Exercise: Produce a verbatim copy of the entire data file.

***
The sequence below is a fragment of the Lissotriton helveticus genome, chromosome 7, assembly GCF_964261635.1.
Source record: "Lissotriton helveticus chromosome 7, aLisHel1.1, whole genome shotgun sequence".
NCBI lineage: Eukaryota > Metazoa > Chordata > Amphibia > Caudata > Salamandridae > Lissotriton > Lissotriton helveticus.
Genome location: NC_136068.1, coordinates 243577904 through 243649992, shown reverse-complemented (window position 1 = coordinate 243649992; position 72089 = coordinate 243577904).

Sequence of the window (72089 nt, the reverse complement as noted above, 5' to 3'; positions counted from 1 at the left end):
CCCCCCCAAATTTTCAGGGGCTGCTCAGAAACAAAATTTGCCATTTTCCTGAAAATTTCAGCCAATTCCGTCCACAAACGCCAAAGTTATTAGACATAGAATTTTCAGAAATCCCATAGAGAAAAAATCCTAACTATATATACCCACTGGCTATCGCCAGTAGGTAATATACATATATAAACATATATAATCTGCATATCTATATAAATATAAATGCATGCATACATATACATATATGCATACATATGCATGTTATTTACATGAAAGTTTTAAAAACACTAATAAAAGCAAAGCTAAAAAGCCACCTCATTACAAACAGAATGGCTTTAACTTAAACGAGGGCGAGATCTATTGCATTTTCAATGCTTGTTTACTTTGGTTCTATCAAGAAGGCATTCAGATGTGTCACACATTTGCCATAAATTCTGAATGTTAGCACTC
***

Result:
The sequence below is a fragment of the Lissotriton helveticus genome, chromosome 7, assembly GCF_964261635.1.
Source record: "Lissotriton helveticus chromosome 7, aLisHel1.1, whole genome shotgun sequence".
NCBI lineage: Eukaryota > Metazoa > Chordata > Amphibia > Caudata > Salamandridae > Lissotriton > Lissotriton helveticus.
Genome location: NC_136068.1, coordinates 243577904 through 243649992, shown reverse-complemented (window position 1 = coordinate 243649992; position 72089 = coordinate 243577904).

Sequence of the window (72089 nt, the reverse complement as noted above, 5' to 3'; positions counted from 1 at the left end):
CCCCCCCAAATTTTCAGGGGCTGCTCAGAAACAAAATTTGCCATTTTCCTGAAAATTTCAGCCAATTCCGTCCACAAACGCCAAAGTTATTAGACATAGAATTTTCAGAAATCCCATAGAGAAAAAATCCTAACTATATATACCCACTGGCTATCGCCAGTAGGTAATATACATATATAAACATATATAATCTGCATATCTATATAAATATAAATGCATGCATACATATACATATATGCATACATATGCATGTTATTTACATGAAAGTTTTAAAAACACTAATAAAAGCAAAGCTAAAAAGCCACCTCATTACAAACAGAATGGCTTTAACTTAAACGAGGGCGAGATCTATTGCATTTTCAATGCTTGTTTACTTTGGTTCTATCAAGAAGGCATTCAGATGTGTCACACATTTGCCATAAATTCTGAATGTTAGCACTC